Tying Narendra Modi to the mast
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When the Greek hero Ulysses was homeward bound after the Trojan war, he had to sail past the island of the Sirens—enchantresses who by their sweet singing lured travellers to their doom. But Ulysses had been forewarned by the goddess Circe and he took preventive measures. He stopped the ears of his sailors with wax, so that they would not hear the songs of the Sirens, while he instructed his men to tie him tightly to the mast of his ship, so that he could not break his bonds. Even so, the Sirens’ crooning was so seductive that Ulysses begged his men to untie him; but they knew the dangers and bound him tighter. And that was how Ulysses and his men escaped the Sirens.
Whether Prime Minister Narendra Modi is a modern Ulysses, “strong in will/to strive, to seek, to find, and not to yield”, is debatable. But he is in similar danger. There is no shortage of ‘Sirens’ who want him to provide a stimulus to the economy. The business lobbies, the government’s chief economic adviser and even the finance minister are singing the siren song of higher fiscal deficits, with chief economic adviser Arvind Subramanian turning out to be the leading siren. Others of their ilk have been warbling and cooing about a monetary stimulus, provided by lowering interest rates. Arvind Panagariya, chief siren at the Niti Aayog, has been loudly banging this enchanted drum.
Thankfully, we now have someone to play the role of Circe, who can warn the prime minister against these ‘seductive sirens’. True, comparing Reserve Bank of India (RBI) governor Raghuram Rajan with Circe may be stretching things a bit, not least because she transformed people into swine, a course of action Rajan has so far refrained from emulating. But, in a superb speech last Friday, he issued dire warnings about the dangers of succumbing to the blandishments of taking the slippery path to temporarily higher growth, through loosening the fiscal and monetary purse strings.
Why, if India is the fastest growing economy in the world, do we need a stimulus? Rajan’s warning was stark: “It is at such times that we should not be overambitious.” Pointing to the mess Brazil is in after indulging in ill-advised monetary and fiscal extravagance, he cautioned, “As Brazil’s experience suggests, the enormous costs of becoming an unstable country far outweigh any small growth benefits that can be obtained through aggressive policies. We should be very careful about jeopardizing our single most important strength during this period of global turmoil, macroeconomic stability.”
He pointed out that the combined fiscal deficit of the centre and the states in India is far higher than in comparable countries, with Brazil, tellingly, being the sole exception. He spoke of massive extra financing needs as a result of the government’s Ujwal Discom Assurance Yojana (UDAY) scheme and stressed the importance of retaining the confidence of the bond markets.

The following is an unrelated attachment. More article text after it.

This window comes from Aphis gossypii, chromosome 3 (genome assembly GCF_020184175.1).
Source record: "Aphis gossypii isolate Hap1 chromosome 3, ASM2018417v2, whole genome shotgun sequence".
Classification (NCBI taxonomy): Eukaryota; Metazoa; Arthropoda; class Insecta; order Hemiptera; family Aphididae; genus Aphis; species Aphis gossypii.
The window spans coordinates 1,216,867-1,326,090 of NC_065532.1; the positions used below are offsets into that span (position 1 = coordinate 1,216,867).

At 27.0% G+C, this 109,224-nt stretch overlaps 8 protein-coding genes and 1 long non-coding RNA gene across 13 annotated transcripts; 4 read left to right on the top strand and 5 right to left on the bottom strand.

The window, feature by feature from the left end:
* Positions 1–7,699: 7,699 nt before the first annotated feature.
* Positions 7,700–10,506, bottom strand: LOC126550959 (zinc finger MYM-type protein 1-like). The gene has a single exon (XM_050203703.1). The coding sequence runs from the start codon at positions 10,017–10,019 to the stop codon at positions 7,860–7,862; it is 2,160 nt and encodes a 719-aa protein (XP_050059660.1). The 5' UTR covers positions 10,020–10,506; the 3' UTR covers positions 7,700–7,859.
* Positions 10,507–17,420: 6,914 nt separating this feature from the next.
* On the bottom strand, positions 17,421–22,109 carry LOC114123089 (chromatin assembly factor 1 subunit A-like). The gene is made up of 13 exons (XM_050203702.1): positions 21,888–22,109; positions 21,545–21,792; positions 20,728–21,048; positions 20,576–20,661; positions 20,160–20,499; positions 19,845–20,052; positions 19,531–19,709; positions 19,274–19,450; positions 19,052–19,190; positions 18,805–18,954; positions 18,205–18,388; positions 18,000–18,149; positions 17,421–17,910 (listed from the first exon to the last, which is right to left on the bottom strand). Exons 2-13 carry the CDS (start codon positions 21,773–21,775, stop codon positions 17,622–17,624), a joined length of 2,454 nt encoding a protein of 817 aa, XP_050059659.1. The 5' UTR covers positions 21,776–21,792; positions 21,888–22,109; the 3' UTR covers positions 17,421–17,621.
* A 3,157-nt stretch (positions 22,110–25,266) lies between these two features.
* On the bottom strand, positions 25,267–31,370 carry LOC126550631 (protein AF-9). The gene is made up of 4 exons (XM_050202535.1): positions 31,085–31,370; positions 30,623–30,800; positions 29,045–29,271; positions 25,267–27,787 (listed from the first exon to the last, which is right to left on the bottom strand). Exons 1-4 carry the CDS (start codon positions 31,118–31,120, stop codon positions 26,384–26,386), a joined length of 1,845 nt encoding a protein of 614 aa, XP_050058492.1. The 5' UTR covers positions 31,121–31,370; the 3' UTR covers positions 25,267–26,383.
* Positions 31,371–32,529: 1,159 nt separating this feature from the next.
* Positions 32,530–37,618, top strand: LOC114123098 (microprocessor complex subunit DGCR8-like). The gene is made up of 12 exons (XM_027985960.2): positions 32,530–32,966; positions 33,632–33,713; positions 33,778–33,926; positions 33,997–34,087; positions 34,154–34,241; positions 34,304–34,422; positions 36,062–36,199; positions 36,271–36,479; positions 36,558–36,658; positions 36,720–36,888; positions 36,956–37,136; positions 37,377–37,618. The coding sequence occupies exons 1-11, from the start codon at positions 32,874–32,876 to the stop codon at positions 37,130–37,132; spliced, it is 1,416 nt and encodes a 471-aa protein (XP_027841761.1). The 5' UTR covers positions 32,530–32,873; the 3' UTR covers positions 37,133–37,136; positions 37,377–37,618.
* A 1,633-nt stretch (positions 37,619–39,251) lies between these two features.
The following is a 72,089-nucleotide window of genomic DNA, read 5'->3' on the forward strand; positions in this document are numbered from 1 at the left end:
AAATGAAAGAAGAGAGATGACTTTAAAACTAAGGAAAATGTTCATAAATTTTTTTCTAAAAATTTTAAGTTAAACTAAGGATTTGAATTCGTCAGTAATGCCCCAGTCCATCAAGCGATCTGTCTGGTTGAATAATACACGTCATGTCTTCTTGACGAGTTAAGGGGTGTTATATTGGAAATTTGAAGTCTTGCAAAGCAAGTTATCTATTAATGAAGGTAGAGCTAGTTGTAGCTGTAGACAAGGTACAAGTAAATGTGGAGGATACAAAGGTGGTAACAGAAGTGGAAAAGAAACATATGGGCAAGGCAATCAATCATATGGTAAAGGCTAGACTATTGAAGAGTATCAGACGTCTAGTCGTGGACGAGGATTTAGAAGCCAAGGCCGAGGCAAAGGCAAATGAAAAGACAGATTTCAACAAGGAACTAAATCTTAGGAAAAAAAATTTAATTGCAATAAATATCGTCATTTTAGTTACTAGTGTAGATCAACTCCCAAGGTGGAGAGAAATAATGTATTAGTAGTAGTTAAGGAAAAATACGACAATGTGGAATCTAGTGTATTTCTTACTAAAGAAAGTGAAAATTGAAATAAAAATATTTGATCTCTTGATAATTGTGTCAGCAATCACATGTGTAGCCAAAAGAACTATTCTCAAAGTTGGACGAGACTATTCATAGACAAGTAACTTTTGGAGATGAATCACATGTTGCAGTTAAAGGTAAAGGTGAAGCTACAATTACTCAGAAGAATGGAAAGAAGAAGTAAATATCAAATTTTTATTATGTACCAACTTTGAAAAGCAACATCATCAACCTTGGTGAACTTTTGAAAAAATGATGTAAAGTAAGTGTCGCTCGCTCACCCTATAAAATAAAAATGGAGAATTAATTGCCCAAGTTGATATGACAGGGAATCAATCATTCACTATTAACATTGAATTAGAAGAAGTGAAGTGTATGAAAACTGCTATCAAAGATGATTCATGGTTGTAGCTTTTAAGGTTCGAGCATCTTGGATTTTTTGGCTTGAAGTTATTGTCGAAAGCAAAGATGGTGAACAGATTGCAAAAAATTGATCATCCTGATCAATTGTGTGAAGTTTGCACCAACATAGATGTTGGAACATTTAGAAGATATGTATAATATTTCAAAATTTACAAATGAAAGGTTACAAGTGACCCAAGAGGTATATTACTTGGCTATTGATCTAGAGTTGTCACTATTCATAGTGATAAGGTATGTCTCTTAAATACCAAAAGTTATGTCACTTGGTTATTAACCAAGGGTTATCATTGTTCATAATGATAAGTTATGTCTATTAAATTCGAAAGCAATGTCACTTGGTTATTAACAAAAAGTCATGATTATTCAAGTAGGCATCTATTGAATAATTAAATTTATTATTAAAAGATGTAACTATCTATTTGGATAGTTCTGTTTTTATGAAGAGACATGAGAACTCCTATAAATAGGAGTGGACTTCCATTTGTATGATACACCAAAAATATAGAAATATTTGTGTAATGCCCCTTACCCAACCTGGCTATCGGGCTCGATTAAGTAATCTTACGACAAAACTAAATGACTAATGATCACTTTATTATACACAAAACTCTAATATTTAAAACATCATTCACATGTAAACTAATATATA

That’s not all. Rajan was equally forthright about a monetary stimulus, resisting calls for altering the monetary policy target and making it clear he had no intention of departing from the inflation framework that has been agreed between RBI and the government. Talking of Brazil, he said the central bank was pressed to reduce interest rates there in order to help higher growth, which fuelled a credit boom and, now, over-indebted borrowers are struggling to repay their debt. He underlined that, “macroeconomic stability relies immensely on policy credibility, which is the public belief that policy will depart from the charted course only under extreme necessity, and not because of convenience”. This is a time to be cautious, susceptible as we are to global financial shocks.
On the other hand, lower oil and commodity prices have opened up a window of opportunity for the economy, a chance to go in for tough structural reforms. The laundry list is long: food and fertilizer subsidy reforms, rationalizing the tax system by removing concessional rates and exemptions, cleaning up the real estate sector, boosting agricultural production that will ensure food prices don’t rise with every increase in rural wages, selling off government-owned firms, clearing up the mess in the banking system, removing barriers to trade and creating one national market for the entire country, upgrading infrastructure, increasing productivity, improving the quality of human capital, overhauling the bankruptcy law, changing land and labour laws, making the courts work better. As James Joyce said in another Ulysses, “Longest way round is the shortest way home.”
True, the government is moving on some of these issues. Note, though, that recently the centre ordered the tea board to take over the management of seven ailing tea gardens in North Bengal. Maharashtra recently backtracked in amending the notorious Rent Control Act. These are not good omens. The centre has made little headway in its promise of minimal government—if anything, the pointers seem to be in the direction of more, not less, government control.
Structural reforms will not yield instant results—indeed, they could increase uncertainty. But as Rajan said, “I am reminded today of the period 1997-2002 when India laboured and reformed with only moderate growth, only to see a decade of high growth after that.”
Will the government fight the temptation for quick fixes and stick to its fiscal consolidation time-table? Will Modi tie himself to the mast and resist the call of sirens? Admittedly, the signs and portents at the moment do not seem propitious.
Manas Chakravarty looks at trends and issues in the financial markets. Comments are welcome at firstname.lastname@example.org